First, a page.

The Impeachment of President Trump is the Real Abuse of Power
Unfortunately, the Supreme Court gave finality to state certifications, making the stealing of a state's electoral votes an issue outside the scope of Supreme Court review for Electoral College purposes.
President Trump believes that he should have received enough electoral votes to be reelected and that he was impeached because his political enemies want to disqualify him from running again for President and the Democrat majority in the House of Representatives had the votes to impeach.
That impeachment is an egregious abuse of the impeachment power.
President Trump was impeached for allegedly inciting an insurrection, so a look back at the impeachment of President Andrew Johnson, who succeeded Abraham Lincoln, the first Republican President of the United States, is in order.
Andrew Johnson, a Tennessee Democrat, had joined with Lincoln on a national unity ticket and succeeded to the Presidency upon the assassination of Lincoln.
The so-called Radical Republicans were not pleased with Johnson and succeeded in impeaching him, but, by one vote, not in having him removed from office.
Essentially the Radical Republicans tried to criminal political differences.
All twelve Democrat Senators voted to acquit and were joined by seven Republican Senators, including Senator James Grimes.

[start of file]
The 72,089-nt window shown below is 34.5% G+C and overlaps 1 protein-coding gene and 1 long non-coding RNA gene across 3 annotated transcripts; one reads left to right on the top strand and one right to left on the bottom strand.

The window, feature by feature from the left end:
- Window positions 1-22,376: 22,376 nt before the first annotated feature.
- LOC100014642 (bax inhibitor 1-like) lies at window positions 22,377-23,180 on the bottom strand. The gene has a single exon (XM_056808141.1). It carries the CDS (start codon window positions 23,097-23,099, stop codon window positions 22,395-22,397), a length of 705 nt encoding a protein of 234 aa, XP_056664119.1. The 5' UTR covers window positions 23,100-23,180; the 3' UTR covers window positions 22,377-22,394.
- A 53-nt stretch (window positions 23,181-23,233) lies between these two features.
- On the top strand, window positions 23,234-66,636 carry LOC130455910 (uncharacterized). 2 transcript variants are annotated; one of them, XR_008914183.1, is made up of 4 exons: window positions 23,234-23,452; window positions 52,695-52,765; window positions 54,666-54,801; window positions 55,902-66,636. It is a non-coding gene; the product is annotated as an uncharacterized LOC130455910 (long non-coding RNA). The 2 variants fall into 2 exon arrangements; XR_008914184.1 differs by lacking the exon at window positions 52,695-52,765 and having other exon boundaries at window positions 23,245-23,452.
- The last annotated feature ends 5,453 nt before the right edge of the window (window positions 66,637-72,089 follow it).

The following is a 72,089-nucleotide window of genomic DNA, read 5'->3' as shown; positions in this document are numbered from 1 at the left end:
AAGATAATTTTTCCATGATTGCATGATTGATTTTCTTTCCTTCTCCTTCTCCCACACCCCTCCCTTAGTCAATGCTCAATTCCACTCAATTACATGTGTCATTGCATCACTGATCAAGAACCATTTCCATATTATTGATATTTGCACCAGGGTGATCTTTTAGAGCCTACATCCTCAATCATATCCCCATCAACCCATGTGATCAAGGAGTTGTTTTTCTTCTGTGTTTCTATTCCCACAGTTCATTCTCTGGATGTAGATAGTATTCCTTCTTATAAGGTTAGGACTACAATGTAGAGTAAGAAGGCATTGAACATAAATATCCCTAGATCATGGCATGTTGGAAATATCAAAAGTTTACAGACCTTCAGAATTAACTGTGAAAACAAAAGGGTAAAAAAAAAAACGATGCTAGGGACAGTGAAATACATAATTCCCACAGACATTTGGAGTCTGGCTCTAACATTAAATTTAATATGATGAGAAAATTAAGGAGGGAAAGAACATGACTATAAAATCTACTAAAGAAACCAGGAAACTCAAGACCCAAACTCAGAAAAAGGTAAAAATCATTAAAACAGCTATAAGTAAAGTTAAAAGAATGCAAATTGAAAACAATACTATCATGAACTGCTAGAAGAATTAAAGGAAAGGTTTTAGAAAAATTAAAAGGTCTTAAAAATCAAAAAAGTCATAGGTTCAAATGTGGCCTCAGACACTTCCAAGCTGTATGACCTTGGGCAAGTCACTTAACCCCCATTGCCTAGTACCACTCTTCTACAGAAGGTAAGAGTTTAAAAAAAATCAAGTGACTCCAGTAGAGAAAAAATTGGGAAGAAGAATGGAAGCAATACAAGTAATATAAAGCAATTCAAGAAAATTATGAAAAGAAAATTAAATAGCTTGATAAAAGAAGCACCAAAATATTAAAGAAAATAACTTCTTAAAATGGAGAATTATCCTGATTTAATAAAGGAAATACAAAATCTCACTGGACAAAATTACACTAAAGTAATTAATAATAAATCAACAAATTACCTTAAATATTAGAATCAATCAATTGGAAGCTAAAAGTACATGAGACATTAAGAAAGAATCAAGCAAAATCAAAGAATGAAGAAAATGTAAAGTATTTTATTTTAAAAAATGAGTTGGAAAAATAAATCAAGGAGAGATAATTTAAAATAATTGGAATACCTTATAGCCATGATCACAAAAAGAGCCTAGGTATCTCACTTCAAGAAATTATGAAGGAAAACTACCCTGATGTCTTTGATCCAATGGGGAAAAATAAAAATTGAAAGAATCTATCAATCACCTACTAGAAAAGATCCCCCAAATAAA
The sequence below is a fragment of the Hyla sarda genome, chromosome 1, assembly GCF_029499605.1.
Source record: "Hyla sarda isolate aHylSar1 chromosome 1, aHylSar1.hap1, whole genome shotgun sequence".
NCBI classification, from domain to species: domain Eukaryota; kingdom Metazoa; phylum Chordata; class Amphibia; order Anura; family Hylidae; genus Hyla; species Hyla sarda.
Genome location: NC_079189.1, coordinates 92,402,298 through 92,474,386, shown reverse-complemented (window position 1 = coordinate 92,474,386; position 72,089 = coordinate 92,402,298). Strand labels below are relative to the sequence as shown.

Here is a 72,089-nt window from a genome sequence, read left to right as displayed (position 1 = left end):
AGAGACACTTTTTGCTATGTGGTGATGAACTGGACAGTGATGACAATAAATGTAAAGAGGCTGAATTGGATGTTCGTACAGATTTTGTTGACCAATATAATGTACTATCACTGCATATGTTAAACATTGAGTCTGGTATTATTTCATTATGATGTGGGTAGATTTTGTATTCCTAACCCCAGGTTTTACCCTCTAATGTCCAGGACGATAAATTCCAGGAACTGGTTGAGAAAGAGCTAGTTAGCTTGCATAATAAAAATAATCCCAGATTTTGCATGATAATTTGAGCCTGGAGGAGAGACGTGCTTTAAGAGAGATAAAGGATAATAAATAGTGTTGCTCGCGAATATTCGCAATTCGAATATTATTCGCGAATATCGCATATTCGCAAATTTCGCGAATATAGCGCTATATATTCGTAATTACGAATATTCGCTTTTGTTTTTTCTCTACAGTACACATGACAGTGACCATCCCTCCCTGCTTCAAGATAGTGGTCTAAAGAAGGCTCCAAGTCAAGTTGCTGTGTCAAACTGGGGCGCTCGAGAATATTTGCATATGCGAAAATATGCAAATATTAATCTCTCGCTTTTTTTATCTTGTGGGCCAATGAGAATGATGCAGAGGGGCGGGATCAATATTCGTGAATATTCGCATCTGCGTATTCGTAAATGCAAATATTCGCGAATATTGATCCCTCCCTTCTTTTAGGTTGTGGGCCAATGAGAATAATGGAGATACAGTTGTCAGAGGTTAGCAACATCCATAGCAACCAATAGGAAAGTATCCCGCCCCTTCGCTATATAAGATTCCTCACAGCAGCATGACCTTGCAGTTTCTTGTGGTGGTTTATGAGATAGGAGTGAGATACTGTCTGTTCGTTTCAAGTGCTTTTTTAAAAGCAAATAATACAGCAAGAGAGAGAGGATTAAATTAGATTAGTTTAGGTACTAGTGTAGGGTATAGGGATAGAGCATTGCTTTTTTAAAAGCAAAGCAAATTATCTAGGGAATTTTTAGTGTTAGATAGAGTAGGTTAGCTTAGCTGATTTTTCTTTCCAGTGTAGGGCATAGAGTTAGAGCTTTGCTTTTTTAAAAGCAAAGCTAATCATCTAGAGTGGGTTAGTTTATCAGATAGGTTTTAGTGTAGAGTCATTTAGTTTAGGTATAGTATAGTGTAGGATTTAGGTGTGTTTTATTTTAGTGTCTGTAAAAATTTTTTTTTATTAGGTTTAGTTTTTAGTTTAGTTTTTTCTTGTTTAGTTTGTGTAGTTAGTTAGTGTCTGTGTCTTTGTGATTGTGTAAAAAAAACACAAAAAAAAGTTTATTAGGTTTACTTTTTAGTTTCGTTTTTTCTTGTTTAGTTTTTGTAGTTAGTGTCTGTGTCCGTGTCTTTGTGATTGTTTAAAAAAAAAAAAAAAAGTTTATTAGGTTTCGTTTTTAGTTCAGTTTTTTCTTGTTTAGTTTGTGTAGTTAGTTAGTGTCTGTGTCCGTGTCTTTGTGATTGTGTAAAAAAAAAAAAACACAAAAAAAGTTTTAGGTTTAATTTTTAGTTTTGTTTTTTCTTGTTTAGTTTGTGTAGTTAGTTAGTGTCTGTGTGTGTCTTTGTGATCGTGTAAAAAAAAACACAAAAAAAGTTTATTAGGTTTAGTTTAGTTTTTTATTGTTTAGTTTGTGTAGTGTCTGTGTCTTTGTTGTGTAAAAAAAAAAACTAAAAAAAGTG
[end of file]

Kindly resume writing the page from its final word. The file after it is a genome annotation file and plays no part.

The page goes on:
Grimes explained that "[h]owever widely...[he]...differ[ed] with...Presidenrt [Johnson] and however deeply [he]...regretted...the differences between [the President] and the Congress," he could not "suffer [his] judgment of the law governing [the] case to be influenced by political considerations."
Grimes further explained that in voting whether or not to convict he was "acting in a judicial capacity, under conditions whose binding obligation can hardly be exceeded," and he felt constrained to "act according to the best of [his] ability and judgment."
Grimes described his duty this way: "If..the President is guilty, I must say so; if...the President is not guilty, I must say so."
To Grimes, President Johnson's "character as a statesman, his relations to political parties, his conduct as a citizen, his efforts at reconstruction, the exercise of his pardoning power, the character of his appointment, and the influences under which they were made" were "not before him."